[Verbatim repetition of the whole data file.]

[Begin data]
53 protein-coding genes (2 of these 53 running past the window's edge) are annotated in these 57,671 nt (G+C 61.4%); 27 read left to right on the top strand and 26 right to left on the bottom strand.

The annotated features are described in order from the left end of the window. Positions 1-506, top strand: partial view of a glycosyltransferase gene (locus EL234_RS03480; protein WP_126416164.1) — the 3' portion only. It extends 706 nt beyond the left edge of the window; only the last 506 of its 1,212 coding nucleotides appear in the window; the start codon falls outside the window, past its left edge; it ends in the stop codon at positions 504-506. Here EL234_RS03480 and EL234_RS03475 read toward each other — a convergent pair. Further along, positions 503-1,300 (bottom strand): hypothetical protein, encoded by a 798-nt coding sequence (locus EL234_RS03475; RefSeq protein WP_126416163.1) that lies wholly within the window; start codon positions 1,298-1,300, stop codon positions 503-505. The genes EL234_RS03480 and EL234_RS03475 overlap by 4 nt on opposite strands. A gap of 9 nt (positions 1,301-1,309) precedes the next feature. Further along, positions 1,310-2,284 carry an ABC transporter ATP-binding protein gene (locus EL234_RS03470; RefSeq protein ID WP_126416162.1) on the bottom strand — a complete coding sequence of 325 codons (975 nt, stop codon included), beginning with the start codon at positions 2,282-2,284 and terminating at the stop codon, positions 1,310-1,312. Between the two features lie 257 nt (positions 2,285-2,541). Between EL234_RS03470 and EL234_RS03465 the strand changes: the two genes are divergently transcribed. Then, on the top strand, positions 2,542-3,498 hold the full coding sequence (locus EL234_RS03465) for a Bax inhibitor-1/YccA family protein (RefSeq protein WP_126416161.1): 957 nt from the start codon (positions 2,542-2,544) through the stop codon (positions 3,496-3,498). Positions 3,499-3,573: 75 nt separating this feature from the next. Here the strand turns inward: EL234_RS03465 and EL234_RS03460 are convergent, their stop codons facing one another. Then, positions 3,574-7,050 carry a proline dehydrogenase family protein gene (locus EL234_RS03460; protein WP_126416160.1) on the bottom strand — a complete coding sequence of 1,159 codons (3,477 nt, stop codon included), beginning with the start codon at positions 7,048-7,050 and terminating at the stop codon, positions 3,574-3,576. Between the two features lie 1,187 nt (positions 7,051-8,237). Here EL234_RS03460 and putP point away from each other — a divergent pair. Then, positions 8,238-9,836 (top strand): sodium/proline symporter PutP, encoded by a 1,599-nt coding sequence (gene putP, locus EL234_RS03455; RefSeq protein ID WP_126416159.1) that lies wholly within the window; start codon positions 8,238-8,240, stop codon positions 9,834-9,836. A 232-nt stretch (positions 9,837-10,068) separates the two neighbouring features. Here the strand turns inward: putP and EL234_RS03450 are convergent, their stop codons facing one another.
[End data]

53 protein-coding genes (2 of these 53 running past the window's edge) are annotated in these 57,671 nt (G+C 61.4%); 27 read left to right on the top strand and 26 right to left on the bottom strand.

The annotated features are described in order from the left end of the window. Positions 1-506, top strand: partial view of a glycosyltransferase gene (locus EL234_RS03480; protein WP_126416164.1) — the 3' portion only. It extends 706 nt beyond the left edge of the window; only the last 506 of its 1,212 coding nucleotides appear in the window; the start codon falls outside the window, past its left edge; it ends in the stop codon at positions 504-506. Here EL234_RS03480 and EL234_RS03475 read toward each other — a convergent pair. Further along, positions 503-1,300 (bottom strand): hypothetical protein, encoded by a 798-nt coding sequence (locus EL234_RS03475; RefSeq protein WP_126416163.1) that lies wholly within the window; start codon positions 1,298-1,300, stop codon positions 503-505. The genes EL234_RS03480 and EL234_RS03475 overlap by 4 nt on opposite strands. A gap of 9 nt (positions 1,301-1,309) precedes the next feature. Further along, positions 1,310-2,284 carry an ABC transporter ATP-binding protein gene (locus EL234_RS03470; RefSeq protein ID WP_126416162.1) on the bottom strand — a complete coding sequence of 325 codons (975 nt, stop codon included), beginning with the start codon at positions 2,282-2,284 and terminating at the stop codon, positions 1,310-1,312. Between the two features lie 257 nt (positions 2,285-2,541). Between EL234_RS03470 and EL234_RS03465 the strand changes: the two genes are divergently transcribed. Then, on the top strand, positions 2,542-3,498 hold the full coding sequence (locus EL234_RS03465) for a Bax inhibitor-1/YccA family protein (RefSeq protein WP_126416161.1): 957 nt from the start codon (positions 2,542-2,544) through the stop codon (positions 3,496-3,498). Positions 3,499-3,573: 75 nt separating this feature from the next. Here the strand turns inward: EL234_RS03465 and EL234_RS03460 are convergent, their stop codons facing one another. Then, positions 3,574-7,050 carry a proline dehydrogenase family protein gene (locus EL234_RS03460; protein WP_126416160.1) on the bottom strand — a complete coding sequence of 1,159 codons (3,477 nt, stop codon included), beginning with the start codon at positions 7,048-7,050 and terminating at the stop codon, positions 3,574-3,576. Between the two features lie 1,187 nt (positions 7,051-8,237). Here EL234_RS03460 and putP point away from each other — a divergent pair. Then, positions 8,238-9,836 (top strand): sodium/proline symporter PutP, encoded by a 1,599-nt coding sequence (gene putP, locus EL234_RS03455; RefSeq protein ID WP_126416159.1) that lies wholly within the window; start codon positions 8,238-8,240, stop codon positions 9,834-9,836. A 232-nt stretch (positions 9,837-10,068) separates the two neighbouring features. Here the strand turns inward: putP and EL234_RS03450 are convergent, their stop codons facing one another.